Florida Man Sentenced To Four Years In Prison For Hacking, Spamming Scheme That Used Stolen Email Accounts
NEWARK, N.J. – A Boca Raton, Florida man was sentenced to 48 months in prison for his role in a computer hacking and identity theft scheme that hijacked customer email accounts to send bulk unsolicited or “spam” emails and generated more than $1.3 million in illegal profits, New Jersey U.S. Attorney Paul J. Fishman and Acting Assistant Attorney General Kenneth A. Blanco of the Justice Department’s Criminal Division announced today.
Timothy Livingston, 31, previously pleaded guilty before U.S. District Judge William J. Martini to one count each of conspiracy to commit fraud in connection with computers and access devices, conspiracy to commit fraud in connection with electronic mail, and aggravated identity theft. Judge Martini imposed the sentence Feb. 14, 2017 in Newark federal court.
According to documents filed in this case and statements made in court:
Beginning as early as 2011, Livingston operated A Whole Lot of Nothing LLC – a business that specialized in sending spam emails on behalf of its clients. Livingston’s clients included legitimate businesses, such as insurance companies that wished to send bulk emails to advertise their businesses, as well as illegal entities, such as online pharmacies that sold narcotics without prescriptions.
Beginning in January 2012, Livingston solicited Tomasz Chmielarz, 34, of Rutherford, New Jersey, to write computer programs that would send spam in a manner that concealed the true origin of the email and bypassed filters. Livingston also used proxy servers and botnets to remain anonymous and evade spam blocking techniques.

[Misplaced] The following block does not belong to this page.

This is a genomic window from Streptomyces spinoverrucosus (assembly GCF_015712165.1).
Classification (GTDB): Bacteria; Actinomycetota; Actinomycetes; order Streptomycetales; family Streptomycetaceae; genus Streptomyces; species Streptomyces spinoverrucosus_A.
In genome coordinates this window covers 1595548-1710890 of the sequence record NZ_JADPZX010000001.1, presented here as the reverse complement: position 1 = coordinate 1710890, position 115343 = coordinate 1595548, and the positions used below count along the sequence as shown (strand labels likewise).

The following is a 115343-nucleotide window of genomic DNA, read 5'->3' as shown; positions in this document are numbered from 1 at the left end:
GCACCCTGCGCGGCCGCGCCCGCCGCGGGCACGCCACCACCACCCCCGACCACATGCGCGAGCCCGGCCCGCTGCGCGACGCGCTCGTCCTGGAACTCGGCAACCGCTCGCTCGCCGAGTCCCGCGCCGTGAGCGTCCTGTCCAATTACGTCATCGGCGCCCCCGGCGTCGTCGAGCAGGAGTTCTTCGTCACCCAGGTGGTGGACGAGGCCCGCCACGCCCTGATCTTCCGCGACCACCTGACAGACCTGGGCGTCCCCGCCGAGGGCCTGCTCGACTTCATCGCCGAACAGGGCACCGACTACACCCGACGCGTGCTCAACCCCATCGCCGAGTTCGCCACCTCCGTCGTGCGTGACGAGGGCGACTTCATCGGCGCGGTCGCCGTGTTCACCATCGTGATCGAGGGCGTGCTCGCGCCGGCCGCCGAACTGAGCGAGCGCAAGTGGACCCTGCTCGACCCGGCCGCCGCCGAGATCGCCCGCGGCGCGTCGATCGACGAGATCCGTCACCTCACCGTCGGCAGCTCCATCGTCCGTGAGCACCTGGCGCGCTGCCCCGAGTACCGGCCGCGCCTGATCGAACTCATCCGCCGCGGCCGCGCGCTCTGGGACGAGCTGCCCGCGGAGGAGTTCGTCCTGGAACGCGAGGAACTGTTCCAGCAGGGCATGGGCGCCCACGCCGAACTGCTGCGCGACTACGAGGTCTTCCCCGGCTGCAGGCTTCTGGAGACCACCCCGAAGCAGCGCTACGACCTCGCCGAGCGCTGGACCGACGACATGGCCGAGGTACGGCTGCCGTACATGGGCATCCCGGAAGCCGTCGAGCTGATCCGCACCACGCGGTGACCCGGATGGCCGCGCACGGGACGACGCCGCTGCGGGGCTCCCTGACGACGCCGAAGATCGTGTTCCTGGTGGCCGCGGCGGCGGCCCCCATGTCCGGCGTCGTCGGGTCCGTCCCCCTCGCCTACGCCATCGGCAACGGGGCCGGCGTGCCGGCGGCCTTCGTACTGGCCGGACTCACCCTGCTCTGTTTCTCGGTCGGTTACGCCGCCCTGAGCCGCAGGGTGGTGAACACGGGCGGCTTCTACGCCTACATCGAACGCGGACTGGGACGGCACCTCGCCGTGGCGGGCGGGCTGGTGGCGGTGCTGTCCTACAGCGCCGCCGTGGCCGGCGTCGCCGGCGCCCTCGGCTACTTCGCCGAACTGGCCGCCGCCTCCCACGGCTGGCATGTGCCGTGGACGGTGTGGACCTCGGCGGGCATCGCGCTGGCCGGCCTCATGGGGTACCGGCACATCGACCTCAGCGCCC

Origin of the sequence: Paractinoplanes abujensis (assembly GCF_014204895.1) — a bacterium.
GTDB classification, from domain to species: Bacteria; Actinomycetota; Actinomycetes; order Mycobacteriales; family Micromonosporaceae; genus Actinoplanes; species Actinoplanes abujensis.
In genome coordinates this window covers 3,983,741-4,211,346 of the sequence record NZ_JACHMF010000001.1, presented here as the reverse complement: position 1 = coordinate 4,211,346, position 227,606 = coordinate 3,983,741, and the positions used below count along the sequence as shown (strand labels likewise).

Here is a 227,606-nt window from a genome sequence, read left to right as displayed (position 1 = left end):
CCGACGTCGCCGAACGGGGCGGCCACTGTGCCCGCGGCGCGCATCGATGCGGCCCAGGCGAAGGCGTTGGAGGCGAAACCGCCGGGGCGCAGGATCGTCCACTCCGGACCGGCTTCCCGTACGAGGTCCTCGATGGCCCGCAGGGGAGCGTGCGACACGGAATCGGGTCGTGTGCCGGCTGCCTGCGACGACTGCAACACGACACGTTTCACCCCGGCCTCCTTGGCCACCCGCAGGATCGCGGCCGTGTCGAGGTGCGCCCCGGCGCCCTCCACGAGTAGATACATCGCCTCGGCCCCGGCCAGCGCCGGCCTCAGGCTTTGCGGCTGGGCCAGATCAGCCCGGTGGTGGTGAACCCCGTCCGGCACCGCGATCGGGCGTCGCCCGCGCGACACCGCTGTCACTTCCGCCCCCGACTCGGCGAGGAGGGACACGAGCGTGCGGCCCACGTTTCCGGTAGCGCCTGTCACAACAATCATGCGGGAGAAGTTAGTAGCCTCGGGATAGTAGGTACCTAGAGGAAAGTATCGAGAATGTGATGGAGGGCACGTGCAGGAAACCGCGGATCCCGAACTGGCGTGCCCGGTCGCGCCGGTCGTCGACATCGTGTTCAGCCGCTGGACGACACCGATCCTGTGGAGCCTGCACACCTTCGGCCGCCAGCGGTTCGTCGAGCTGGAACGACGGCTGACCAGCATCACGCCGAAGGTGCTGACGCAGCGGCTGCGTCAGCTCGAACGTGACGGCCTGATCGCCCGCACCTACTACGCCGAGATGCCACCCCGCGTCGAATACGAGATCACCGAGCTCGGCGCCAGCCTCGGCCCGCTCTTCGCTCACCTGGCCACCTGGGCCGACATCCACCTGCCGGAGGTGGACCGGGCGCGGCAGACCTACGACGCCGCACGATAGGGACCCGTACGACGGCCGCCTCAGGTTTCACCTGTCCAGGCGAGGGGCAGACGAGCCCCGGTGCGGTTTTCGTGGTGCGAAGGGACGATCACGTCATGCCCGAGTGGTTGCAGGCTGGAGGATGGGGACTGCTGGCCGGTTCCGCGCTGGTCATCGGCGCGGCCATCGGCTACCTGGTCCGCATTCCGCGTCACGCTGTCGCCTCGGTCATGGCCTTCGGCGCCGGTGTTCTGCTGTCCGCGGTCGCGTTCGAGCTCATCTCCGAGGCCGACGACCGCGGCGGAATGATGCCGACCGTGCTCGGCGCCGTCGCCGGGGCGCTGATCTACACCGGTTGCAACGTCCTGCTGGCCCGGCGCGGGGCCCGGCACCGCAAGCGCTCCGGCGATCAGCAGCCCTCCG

Livingston hacked into individual email accounts and utilized corporate mail servers to further his spam campaigns. For instance, Livingston and Chmielarz created custom software designed to hack into the customer email accounts of a company identified in the indictment as “Corporate Victim 1” so that those accounts could then be used to send out spam. By using proxy servers and Corporate Victim 1’s customer accounts, Livingston was able to send out massive amounts of spam without identifying himself as the sender.
Livingston and Chmielarz also created custom software that appropriated a corporate website, identified in the indictment as “Corporate Victim 2,” which allowed Livingston to use Corporate Victim 2’s servers to send spam that appeared to be from Corporate Victim 2, but in reality was transmitted by Livingston.
In addition to the prison term, Judge Martini sentenced Livingston to three years of supervised release.
U.S. Attorney Fishman and Acting Assistant Attorney General Blanco credited special agents of the FBI’s Cyber Division, under the direction of Special Agent in Charge Timothy Gallagher in Newark, with the investigation.
The government is represented by Assistant U.S. Attorney Daniel Shapiro of the Computer Hacking and Intellectual Property Section of the Economic Crimes Unit in Newark, Senior Trial Attorney William Hall of the Department of Justice’s Criminal Division Computer Crime and Intellectual Property Section and Assistant U.S. Attorney Sarah Devlin of the Asset Forfeiture-Money Laundering Unit in Newark.
Defense counsel: Lorraine Gauli-Rufo Esq., Verona, New Jersey